Also, when I grew up, I worked for my family business. I was able to be involved in many aspects of the business. Working with other businesses was particularly enjoyable for me.
What is the most challenging thing you face as Event Partnerships Specialist for Curling Canada when dealing with a sponsor?
Especially with this position as Event Partnerships Specialist with Curling Canada, it can get a bit tricky. Because our events change locations every year, and I work on the local and regional business partnerships, it’s always creating new relationships. I think the most challenging part is this.
The fact that I am not right there on first contact with a potential sponsor, makes it a little harder to connect. This is just initially. I am a firm believer that the best way to create a strong relationship is face to face. And sometimes that isn’t so easy at first. I think chemistry and connection are established much better in person. When I meet with potential partners in person, it becomes way easier a week later to follow up with them.
It’s just about getting our foot in the door. Many companies assume that they might not actually get a chance to be involved with our events because big companies are associated. Curling Canada is a huge organization and many smaller companies think they don’t have a chance to do a partnership with us. This is simply not true, but overcoming that stigma is a bit of a hurdle.
For example, the Tim Hortons Brier when we go to the Prairies, everyone knows how big of an event that is. Also, competition can be a challenge. Some locations have more competition than others.
How has your education helped you in your current job as Event Partnership Specialist with Curling Canada?
The class that comes to mind right away from me that’s helped me to eventually become the Event Partnerships Specialist is a fourth-year sponsorship class.
The course was based around a book by famous Canadian sponsorship guru, Brent Barootes. It’s called Reality Check: Straight Talk about Sponsorship Marketing. Instead of a textbook like all other courses, this one used a practical, hands-on book. It was made for businesses! But here I was learning about it as a student. We learned specific details on working in sponsorship. For instance, how do you approach a sponsor and how to create proposals.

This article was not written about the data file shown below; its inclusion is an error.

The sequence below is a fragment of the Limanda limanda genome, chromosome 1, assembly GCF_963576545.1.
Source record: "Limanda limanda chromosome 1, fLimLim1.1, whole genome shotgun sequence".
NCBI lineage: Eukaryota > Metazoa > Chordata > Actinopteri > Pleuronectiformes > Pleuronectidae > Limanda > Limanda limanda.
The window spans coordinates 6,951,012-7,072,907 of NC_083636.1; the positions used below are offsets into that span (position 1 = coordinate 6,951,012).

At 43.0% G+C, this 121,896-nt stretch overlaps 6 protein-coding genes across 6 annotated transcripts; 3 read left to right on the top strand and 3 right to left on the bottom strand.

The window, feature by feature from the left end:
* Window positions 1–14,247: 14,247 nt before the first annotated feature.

Brent Barootes came in and said we don’t go with traditional bronze, silver and gold sponsorship packages. Instead, we do customizations. Right from the start in my role as Event Partnership Specialist with Curling Canada, I knew that all packages needed to be tailored and customized to specific partners. Listening to the needs, wants and desires of potential partners before offering them a strategic partnership was ingrained in me from what we learned in fourth year.
Also, my internship gave me academic credit and an amazing experience. While working at the PanAm Games, I met Kathy Henderson, CEO of Curling Canada. She was the Senior Vice President of Marketing and Sponsorship and Revenue with the Toronto 2015 Pan/Para American Games Organizing Committee as well. Having worked at the PanAm Games was really helpful on my resume when I applied for my position with Curling Canada as Event Partnerships Specialist.